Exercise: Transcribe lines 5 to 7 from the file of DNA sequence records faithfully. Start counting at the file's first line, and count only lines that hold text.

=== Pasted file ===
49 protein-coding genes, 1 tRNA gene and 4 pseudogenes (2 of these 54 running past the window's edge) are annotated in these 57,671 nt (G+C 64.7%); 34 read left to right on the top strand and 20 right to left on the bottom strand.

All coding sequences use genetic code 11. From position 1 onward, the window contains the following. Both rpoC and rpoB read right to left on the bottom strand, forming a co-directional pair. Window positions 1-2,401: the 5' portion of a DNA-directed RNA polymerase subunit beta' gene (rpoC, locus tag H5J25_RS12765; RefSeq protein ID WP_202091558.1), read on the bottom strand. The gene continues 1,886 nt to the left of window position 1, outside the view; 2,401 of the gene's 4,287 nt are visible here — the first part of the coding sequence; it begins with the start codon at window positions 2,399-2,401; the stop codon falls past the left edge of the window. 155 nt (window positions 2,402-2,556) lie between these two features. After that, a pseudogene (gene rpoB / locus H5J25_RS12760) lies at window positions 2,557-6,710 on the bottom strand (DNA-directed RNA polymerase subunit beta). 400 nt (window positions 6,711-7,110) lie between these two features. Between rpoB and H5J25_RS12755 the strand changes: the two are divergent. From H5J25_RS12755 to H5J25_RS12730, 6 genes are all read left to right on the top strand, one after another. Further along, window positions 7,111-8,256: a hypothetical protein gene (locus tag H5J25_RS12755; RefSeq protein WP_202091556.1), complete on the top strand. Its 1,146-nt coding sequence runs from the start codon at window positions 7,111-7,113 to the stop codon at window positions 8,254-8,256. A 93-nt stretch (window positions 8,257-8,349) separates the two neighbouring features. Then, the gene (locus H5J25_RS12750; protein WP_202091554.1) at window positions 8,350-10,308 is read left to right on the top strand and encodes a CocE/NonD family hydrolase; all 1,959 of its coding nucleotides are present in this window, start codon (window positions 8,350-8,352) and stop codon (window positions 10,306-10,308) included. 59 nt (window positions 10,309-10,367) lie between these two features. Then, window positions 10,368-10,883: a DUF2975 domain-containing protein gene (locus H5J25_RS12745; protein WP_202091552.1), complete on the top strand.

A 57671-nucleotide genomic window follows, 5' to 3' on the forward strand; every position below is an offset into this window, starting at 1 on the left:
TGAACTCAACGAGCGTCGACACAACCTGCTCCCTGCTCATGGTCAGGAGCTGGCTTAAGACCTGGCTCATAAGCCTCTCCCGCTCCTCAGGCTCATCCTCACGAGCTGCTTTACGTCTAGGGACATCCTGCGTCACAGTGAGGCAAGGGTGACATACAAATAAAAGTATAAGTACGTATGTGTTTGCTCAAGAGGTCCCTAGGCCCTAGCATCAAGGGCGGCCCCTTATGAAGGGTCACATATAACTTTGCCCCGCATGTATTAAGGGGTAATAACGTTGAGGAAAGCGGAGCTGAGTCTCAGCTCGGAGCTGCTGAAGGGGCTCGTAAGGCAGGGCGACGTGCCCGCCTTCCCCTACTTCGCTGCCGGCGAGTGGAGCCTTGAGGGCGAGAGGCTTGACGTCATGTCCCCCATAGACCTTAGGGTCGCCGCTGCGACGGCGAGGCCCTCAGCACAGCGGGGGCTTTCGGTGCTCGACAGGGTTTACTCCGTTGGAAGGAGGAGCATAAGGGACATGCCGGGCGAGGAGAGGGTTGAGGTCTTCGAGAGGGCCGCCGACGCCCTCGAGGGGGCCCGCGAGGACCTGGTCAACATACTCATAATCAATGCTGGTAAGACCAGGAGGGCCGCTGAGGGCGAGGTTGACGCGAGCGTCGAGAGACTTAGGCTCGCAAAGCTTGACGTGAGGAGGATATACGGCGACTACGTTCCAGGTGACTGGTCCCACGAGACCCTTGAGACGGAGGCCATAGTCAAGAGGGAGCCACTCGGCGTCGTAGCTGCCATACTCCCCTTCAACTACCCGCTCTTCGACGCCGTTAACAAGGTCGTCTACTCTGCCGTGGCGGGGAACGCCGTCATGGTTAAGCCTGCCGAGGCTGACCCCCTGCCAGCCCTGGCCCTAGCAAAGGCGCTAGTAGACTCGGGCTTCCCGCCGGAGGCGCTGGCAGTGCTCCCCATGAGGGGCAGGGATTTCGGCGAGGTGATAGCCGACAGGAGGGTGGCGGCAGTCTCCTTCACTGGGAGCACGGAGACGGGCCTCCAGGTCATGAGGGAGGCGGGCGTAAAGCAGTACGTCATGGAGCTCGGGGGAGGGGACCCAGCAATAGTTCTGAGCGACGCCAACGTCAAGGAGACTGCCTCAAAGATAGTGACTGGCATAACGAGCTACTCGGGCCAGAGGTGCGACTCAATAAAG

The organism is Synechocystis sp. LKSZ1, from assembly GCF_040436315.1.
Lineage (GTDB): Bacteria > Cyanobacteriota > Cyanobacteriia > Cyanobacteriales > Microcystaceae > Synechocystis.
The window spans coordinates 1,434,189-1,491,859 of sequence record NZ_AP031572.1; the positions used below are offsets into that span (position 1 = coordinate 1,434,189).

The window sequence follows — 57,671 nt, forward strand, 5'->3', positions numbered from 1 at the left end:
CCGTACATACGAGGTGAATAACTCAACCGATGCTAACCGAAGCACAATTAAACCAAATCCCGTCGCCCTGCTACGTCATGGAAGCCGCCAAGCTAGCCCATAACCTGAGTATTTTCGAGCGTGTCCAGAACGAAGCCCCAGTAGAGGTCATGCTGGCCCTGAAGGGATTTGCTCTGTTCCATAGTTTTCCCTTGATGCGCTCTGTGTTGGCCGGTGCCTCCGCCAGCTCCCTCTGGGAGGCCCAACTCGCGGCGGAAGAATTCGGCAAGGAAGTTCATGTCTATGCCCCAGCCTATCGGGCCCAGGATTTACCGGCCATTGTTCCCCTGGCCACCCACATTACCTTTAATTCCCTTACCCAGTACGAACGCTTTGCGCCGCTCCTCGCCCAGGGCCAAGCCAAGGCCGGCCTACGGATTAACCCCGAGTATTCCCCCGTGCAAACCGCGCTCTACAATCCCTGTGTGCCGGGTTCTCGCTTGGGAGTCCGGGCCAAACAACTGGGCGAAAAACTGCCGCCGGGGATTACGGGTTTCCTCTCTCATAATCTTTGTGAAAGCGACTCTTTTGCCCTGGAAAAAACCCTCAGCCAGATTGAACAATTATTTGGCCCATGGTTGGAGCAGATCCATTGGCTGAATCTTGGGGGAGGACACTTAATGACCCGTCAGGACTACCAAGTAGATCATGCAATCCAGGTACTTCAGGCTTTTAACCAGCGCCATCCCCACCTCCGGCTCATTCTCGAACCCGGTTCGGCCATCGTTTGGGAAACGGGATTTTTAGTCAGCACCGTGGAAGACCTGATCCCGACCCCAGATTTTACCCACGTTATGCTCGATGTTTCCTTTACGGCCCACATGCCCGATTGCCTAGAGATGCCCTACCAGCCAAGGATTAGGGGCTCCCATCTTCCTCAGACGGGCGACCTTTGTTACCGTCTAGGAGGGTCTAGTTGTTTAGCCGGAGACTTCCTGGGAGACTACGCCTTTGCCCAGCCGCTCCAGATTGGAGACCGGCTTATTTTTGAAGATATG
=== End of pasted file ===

The organism is Synechocystis sp. LKSZ1, from assembly GCF_040436315.1.
Lineage (GTDB): Bacteria > Cyanobacteriota > Cyanobacteriia > Cyanobacteriales > Microcystaceae > Synechocystis.
The window spans coordinates 1,434,189-1,491,859 of sequence record NZ_AP031572.1; the positions used below are offsets into that span (position 1 = coordinate 1,434,189).